31/03/2013 - 04/04/2013 20 °C
From sea to mountains, it was a long day of travelling from Ha Long Bay to Ha Noi by bus and then sleeper train into the heart of northern Vietnam. I was heading for the mountain town of Sapa, a place I had not originally intended to visit but after arriving in the north of Vietnam earlier than expected I had some days to 'use up' before my flight to Hong Kong.
It didn't start too well as upon arrival at the train station I found myself in the standard soft sleeper cabin. This was after the person at the travel agent showed me pictures of the VIP carriages for just 5 dollars more per ticket. This was extremely frustrating as my money is practically zero as I approach the end of my trip and spending any extra dollars becomes a very considered purchase. Also the constant lies and deception from locals looking to scam or overcharge tourists is putting me on the verge of emulating Michael Douglas in Falling Down i.e. psychotic rampage at a society's flaws.
I arrived in a very misty Sapa at about 5am. From the glimpses of tree covered mountain-sides through the window of the minibus on the final leg of my trip here I could tell this is a very special place. Any remaining frustration from the train melted away instantly. In nearly all my blog entries I feel compelled to give a balanced view of a place a temper the good points with the bad. For Sapa that won't be the case as this entry is going to be an absolute love-fest!
Arriving in the town visibility was about 20m. I had some breakfast and then went back to bed for a little sleep with the hope that the weather would clear. When I got up at midday the mist was just as thick but the town no less stunning (what I could see of it anyway). Sapa is well known for it's lingering bouts of mist and visitors wish for them as well as clearer whether. Walking through the town I was lucky to bump into some of the guys I met in Ha Long Bay and we spent the remainder of the day wandering the narrow streets and markets. The following day I joined in with their guided trek of the nearby hillsides.
In Sapa, a great many women from local villages work in the tourism trade either selling handicrafts or their services as a trek guide. All wear the traditional tribal clothing - as seen in the photo above - and whether this is just for show or not, it is great to see the preservation of local cultures. Due to the fact they spend all day talking to tourists the tribeswomen speak amazing Engish, ironically much better than the young city-living generation found in Saigon and Ha Noi. I read that a few years ago they realised women were much better at selling to tourists than their slightly intimidating male counter-parts, which explains their dominance in the Sapa tourist trade. Interestingly, I wonder if this strange arrangement puts women as the more dominant gender in this society as they have the potential to earn more money and receive a better education.
My third day in Sapa was truely amazing as the mist departed and spectacular views were ever-present. It's hard to show just how beautiful it is as the photos never do it justice. Dry roads and good visibility gave me the last opportunity to take part in one of my favourite local past-times, renting a motorbike. With the right conditions it is definitely the best place I've found the drive. Good quality tarmac, little traffic and twisting roads on the edge of mountains....perfect!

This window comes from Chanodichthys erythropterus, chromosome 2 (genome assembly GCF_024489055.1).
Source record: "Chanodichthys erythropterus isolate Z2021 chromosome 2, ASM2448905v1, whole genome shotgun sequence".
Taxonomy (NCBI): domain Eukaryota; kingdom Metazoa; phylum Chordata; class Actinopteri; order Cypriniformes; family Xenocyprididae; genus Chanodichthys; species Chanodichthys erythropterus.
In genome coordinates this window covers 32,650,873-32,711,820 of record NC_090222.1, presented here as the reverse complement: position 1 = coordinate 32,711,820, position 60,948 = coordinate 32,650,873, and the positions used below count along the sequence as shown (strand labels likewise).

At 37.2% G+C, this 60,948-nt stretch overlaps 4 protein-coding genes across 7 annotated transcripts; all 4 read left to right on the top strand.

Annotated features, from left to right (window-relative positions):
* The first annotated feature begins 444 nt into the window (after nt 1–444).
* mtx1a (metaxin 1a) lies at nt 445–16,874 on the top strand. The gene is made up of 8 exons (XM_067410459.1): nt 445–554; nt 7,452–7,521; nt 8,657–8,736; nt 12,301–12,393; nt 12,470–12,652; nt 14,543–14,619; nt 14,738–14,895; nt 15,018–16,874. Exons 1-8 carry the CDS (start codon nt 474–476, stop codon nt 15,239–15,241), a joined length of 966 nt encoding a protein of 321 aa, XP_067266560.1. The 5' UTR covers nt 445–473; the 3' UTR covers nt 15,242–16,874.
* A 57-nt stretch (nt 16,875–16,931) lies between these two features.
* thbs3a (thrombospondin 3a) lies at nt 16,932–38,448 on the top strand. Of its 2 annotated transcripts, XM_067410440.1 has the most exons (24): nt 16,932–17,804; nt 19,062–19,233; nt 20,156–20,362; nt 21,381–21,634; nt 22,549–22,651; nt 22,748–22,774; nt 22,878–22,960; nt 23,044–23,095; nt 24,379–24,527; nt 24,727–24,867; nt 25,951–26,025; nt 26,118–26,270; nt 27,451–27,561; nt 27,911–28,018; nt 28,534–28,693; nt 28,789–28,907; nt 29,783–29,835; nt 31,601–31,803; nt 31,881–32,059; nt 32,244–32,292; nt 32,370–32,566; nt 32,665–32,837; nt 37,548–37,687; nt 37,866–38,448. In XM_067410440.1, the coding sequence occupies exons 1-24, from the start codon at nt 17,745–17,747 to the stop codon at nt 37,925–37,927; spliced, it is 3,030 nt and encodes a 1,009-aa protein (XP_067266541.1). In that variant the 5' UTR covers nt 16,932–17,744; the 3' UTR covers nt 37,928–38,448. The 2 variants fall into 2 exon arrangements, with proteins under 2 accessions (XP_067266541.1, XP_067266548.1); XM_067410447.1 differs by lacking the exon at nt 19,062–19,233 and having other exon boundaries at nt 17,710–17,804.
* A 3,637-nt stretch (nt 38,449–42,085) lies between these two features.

Getting out on the bike I managed to visit a number of waterfalls, viewpoints and a village. It's also the worst place to drive as every 50m I had to stop just to take more photos!
My fourth day in Sapa was spent doing a solo trek down to the nearest village. As well as the stunning views, waterfalls and piglets I saw a traditional dance and music show. This included a bizarre performance by a guy playing an L-shaped flute who at the same time rolled around the floor somehow managing not to crush his instrument. It finished with only his head and shoulder in contact with the ground and feet straight up in the air.
Most people spend a few days in Sapa but I had the luxury of 5 days/4 nights. This required a chilled out approach that I was more than happy to enjoy. I walked the streets and spent a while sat in a cafe or park, soaking up the atmosphere.
Before leaving town to catch my train I had time to visit a local school for a spot of English language lessons. Volunteering in Cambodia had wetted my appetite for teaching English and it was great to see what things are the same or different here in Sapa. This was a much smaller school but served the same purpose in the local community - to provide further schooling to children who would otherwise go without. A group of about a dozen performed a song they were rehearsing for an upcoming public performance in town. It was in English and had a solo rap performance by one girl!
While there is a great deal of tourism in Sapa it was the one place where I felt the correct balance had been struck. Local culture was being preserved and tourist money was helping the local people. Visitors are met with warm, smiling faces and from talking to local people it seemed very genuine.
I had a fantastic time in Sapa. The place was great, the people were friendly and I had many great experiences in my 5 days. Looking back I have to say that this is my favourite place in Vietnam, narrowly beating Hoi An. And to think I nearly didn't bother going!